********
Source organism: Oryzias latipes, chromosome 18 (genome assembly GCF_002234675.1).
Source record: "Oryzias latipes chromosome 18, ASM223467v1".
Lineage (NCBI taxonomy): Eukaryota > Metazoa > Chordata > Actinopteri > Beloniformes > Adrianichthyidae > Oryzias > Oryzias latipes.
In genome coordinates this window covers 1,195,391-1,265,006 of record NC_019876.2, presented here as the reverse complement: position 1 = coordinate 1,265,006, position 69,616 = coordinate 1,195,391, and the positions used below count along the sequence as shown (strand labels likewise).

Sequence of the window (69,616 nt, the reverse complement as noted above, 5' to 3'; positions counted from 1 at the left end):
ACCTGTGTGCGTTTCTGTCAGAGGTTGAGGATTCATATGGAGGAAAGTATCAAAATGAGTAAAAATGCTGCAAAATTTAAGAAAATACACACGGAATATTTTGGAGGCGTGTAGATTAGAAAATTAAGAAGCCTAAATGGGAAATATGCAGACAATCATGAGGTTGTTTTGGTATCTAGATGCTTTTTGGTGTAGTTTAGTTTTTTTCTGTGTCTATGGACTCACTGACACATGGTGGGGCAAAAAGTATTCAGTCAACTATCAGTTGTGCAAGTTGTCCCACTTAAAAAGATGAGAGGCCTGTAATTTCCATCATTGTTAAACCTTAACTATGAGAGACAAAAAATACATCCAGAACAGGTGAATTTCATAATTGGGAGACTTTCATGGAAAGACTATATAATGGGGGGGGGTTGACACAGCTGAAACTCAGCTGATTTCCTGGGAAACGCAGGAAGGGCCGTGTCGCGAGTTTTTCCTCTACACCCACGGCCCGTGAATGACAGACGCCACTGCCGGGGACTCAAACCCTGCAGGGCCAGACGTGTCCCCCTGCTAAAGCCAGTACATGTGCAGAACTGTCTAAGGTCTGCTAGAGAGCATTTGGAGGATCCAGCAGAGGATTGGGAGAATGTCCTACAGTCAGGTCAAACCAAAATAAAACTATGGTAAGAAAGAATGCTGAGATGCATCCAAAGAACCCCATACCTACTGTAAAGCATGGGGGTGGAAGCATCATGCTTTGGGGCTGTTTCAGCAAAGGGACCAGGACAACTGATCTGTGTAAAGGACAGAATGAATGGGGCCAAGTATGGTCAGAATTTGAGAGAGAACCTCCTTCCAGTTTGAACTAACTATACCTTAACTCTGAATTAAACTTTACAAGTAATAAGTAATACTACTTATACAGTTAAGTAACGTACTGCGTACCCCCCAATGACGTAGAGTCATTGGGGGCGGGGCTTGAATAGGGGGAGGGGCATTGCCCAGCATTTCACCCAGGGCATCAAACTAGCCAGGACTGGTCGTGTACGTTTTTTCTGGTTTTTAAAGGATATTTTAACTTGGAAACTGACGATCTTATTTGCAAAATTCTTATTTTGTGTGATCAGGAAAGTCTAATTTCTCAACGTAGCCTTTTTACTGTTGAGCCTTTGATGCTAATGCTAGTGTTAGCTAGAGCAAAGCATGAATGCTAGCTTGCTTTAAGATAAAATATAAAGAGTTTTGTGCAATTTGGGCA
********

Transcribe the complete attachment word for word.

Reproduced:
Source organism: Oryzias latipes, chromosome 18 (genome assembly GCF_002234675.1).
Source record: "Oryzias latipes chromosome 18, ASM223467v1".
Lineage (NCBI taxonomy): Eukaryota > Metazoa > Chordata > Actinopteri > Beloniformes > Adrianichthyidae > Oryzias > Oryzias latipes.
In genome coordinates this window covers 1,195,391-1,265,006 of record NC_019876.2, presented here as the reverse complement: position 1 = coordinate 1,265,006, position 69,616 = coordinate 1,195,391, and the positions used below count along the sequence as shown (strand labels likewise).

Sequence of the window (69,616 nt, the reverse complement as noted above, 5' to 3'; positions counted from 1 at the left end):
ACCTGTGTGCGTTTCTGTCAGAGGTTGAGGATTCATATGGAGGAAAGTATCAAAATGAGTAAAAATGCTGCAAAATTTAAGAAAATACACACGGAATATTTTGGAGGCGTGTAGATTAGAAAATTAAGAAGCCTAAATGGGAAATATGCAGACAATCATGAGGTTGTTTTGGTATCTAGATGCTTTTTGGTGTAGTTTAGTTTTTTTCTGTGTCTATGGACTCACTGACACATGGTGGGGCAAAAAGTATTCAGTCAACTATCAGTTGTGCAAGTTGTCCCACTTAAAAAGATGAGAGGCCTGTAATTTCCATCATTGTTAAACCTTAACTATGAGAGACAAAAAATACATCCAGAACAGGTGAATTTCATAATTGGGAGACTTTCATGGAAAGACTATATAATGGGGGGGGGTTGACACAGCTGAAACTCAGCTGATTTCCTGGGAAACGCAGGAAGGGCCGTGTCGCGAGTTTTTCCTCTACACCCACGGCCCGTGAATGACAGACGCCACTGCCGGGGACTCAAACCCTGCAGGGCCAGACGTGTCCCCCTGCTAAAGCCAGTACATGTGCAGAACTGTCTAAGGTCTGCTAGAGAGCATTTGGAGGATCCAGCAGAGGATTGGGAGAATGTCCTACAGTCAGGTCAAACCAAAATAAAACTATGGTAAGAAAGAATGCTGAGATGCATCCAAAGAACCCCATACCTACTGTAAAGCATGGGGGTGGAAGCATCATGCTTTGGGGCTGTTTCAGCAAAGGGACCAGGACAACTGATCTGTGTAAAGGACAGAATGAATGGGGCCAAGTATGGTCAGAATTTGAGAGAGAACCTCCTTCCAGTTTGAACTAACTATACCTTAACTCTGAATTAAACTTTACAAGTAATAAGTAATACTACTTATACAGTTAAGTAACGTACTGCGTACCCCCCAATGACGTAGAGTCATTGGGGGCGGGGCTTGAATAGGGGGAGGGGCATTGCCCAGCATTTCACCCAGGGCATCAAACTAGCCAGGACTGGTCGTGTACGTTTTTTCTGGTTTTTAAAGGATATTTTAACTTGGAAACTGACGATCTTATTTGCAAAATTCTTATTTTGTGTGATCAGGAAAGTCTAATTTCTCAACGTAGCCTTTTTACTGTTGAGCCTTTGATGCTAATGCTAGTGTTAGCTAGAGCAAAGCATGAATGCTAGCTTGCTTTAAGATAAAATATAAAGAGTTTTGTGCAATTTGGGCA